Compounding interest is one of those mathematical mysteries that we tend to take for granted. We all hope through diligent savings over the course of many years, compounding interest will continue to do its thing behind the scenes, doubling, tripling and sometimes even quadrupling our money over an investing lifetime.
Most adults do not fully appreciate its power and chose to ignore the benefits of making compounding interest an ally at an early age. If grown adults do not fully understand the inner-workings of compound interest, imagine trying to explain it to your kids.
In my own words
I’ve tried to explain compound interest to my daughter, who is eight years-old. She nods in agreement with everything I say, and when I’m finished she summarizes back to me, “So, you are saying if I put $100 in the bank then when I turn sixteen the bank will give me $200?” That’s a pretty aggressive return, but she has already grasped more of the concept than I understood at her age (and older). She is kind of like her dad, she understands these concepts, but they are not really solidified for her until she sees them in action.
I gave my daughter a Ziploc bag with a handful of pennies and told her over the course of a week I wanted her to give me a penny a day. For the next seven days I would be her personal banker. I would deposit the penny in “The Bank of Dad” and compound interest would begin to accrue the day she deposited the penny. At the end of the week we would check her balance at the “ATM” (Automated Tell-me-how-much-money-my-dad-has-for-me Machine). Fortunately, she is already checked out on how to use this kind of ATM.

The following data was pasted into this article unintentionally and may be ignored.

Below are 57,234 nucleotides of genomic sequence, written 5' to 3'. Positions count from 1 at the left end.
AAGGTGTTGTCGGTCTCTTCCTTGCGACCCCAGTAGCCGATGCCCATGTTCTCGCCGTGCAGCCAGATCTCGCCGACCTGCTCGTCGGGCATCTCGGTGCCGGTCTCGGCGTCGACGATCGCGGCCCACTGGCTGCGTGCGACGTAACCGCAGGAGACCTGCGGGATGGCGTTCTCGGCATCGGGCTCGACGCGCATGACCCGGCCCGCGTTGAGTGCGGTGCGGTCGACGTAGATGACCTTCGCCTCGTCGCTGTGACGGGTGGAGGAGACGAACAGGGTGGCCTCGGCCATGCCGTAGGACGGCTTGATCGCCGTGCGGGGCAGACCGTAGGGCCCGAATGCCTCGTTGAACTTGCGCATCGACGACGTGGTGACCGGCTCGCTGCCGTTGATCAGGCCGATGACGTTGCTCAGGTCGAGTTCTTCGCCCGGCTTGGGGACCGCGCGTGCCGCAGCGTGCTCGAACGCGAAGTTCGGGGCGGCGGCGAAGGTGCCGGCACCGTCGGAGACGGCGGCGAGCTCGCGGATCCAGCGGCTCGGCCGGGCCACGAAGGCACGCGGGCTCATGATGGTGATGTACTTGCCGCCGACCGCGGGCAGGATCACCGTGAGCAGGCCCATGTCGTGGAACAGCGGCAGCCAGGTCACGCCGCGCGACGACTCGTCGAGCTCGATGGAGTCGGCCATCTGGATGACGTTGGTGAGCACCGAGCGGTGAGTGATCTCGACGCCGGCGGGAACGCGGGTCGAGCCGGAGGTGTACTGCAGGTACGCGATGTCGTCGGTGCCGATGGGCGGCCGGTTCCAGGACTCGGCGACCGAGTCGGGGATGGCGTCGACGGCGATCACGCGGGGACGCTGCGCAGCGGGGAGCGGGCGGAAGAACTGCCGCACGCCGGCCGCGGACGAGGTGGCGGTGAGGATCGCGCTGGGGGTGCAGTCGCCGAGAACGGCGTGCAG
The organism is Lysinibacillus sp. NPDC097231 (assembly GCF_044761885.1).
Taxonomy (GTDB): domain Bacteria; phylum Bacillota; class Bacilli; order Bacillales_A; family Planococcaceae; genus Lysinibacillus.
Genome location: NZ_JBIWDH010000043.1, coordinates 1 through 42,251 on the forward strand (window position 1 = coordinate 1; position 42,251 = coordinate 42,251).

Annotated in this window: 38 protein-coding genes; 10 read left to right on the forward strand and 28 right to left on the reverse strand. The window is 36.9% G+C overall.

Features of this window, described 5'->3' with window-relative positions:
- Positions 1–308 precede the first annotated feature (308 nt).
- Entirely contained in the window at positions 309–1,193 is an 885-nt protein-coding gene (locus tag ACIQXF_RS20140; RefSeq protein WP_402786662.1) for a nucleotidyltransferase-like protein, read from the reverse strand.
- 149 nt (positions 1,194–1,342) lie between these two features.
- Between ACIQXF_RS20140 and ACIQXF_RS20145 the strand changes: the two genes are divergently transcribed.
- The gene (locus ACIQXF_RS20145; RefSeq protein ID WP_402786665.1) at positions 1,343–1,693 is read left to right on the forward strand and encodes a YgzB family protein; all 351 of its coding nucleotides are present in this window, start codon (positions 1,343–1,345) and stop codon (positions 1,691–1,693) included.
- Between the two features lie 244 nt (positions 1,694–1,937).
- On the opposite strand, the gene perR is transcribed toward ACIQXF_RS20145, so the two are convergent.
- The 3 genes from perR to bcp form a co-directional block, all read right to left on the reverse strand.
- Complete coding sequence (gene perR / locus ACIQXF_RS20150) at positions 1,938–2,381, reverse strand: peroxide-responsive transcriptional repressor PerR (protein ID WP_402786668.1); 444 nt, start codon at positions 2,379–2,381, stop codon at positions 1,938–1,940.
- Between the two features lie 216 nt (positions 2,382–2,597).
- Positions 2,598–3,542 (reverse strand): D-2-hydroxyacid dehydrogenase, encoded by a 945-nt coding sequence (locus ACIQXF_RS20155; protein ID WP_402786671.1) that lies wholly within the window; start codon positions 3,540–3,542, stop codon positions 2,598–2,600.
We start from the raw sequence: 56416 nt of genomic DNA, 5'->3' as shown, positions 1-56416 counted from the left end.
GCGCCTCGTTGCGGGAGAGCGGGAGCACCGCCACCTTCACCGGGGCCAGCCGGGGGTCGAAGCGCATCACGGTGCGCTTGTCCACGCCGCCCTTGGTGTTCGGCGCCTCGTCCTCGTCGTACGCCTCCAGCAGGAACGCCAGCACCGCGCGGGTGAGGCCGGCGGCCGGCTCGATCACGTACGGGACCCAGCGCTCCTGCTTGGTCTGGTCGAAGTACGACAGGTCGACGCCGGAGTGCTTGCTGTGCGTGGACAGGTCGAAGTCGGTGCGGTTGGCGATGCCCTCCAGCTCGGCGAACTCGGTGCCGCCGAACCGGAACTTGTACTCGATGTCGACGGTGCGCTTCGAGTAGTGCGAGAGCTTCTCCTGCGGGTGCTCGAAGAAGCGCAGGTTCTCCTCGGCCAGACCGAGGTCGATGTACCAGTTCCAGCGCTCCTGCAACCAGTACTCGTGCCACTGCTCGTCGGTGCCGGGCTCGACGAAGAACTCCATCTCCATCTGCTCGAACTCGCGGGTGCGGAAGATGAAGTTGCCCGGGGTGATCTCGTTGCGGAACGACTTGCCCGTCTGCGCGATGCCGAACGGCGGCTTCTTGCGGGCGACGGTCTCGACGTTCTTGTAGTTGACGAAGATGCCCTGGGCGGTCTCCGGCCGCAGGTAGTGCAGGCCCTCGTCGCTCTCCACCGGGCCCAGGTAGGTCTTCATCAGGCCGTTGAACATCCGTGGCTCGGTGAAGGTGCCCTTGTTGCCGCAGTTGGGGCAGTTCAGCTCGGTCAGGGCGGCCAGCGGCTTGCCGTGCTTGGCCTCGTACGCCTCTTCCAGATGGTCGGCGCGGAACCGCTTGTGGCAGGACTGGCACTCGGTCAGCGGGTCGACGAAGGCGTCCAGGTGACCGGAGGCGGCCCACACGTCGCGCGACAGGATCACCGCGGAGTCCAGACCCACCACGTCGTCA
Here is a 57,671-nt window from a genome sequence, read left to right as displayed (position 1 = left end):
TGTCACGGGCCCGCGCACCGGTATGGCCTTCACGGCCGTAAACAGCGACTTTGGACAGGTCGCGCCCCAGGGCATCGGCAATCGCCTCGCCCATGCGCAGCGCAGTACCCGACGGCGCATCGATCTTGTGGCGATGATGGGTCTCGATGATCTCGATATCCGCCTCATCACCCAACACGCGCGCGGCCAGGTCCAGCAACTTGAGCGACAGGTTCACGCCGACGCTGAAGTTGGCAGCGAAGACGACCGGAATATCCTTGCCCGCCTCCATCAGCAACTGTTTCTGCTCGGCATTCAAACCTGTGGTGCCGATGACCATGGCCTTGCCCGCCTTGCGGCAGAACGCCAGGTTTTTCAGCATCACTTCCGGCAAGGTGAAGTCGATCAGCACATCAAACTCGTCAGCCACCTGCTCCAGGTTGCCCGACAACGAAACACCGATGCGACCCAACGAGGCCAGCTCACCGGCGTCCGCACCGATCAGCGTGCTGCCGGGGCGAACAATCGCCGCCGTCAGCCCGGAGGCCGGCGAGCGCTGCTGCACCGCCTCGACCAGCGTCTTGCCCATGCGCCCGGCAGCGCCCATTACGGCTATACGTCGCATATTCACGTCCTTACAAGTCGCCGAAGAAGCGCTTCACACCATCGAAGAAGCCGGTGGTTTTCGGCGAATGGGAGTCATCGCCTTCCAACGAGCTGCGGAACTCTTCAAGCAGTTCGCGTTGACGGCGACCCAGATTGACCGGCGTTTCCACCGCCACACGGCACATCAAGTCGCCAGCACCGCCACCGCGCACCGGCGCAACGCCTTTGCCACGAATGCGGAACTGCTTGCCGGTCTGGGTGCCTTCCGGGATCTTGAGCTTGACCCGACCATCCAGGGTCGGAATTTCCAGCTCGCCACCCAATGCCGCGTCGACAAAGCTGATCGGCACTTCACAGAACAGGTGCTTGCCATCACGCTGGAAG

Each day my daughter handed over one penny at the breakfast table and I deposited it in her bank – which is really just an old plastic film container with a lid. I gave her a “receipt” for her deposit and explain that she needs to keep up with the receipts to see how much money she has added to her account. In an effort to make this a little more realistic, I deposited a penny from my own piggy bank every other day to give her an additional four pennies at the end of the week. I could have just matched her penny for penny, but I didn’t want to set the unreal expectation that it is easy to double your money in a short time.
On Sunday evening we gathered receipts and confirmed she had deposited seven pennies in “The Bank of Dad.” I asked her how much money that represented, and she correctly told me, “Seven cents.” Using that ATM she is so familiar with, she performed a balance inquiry. I opened the old film container and counted out its contents – all eleven pennies. “Hey, there are four extra pennies in there!”
Yes! She got it! I explained that her original seven pennies had grown to eleven pennies because every couple days the bank paid her a penny for letting them use her money – that’s interest. I gave her back all the pennies and told her to put them in her savings envelope. She paused and asked, “Dad, what would happen if you deposited like a hundred million pennies in the bank?” Well sweetheart, you would have a lot more money than The Bank of Dad does!
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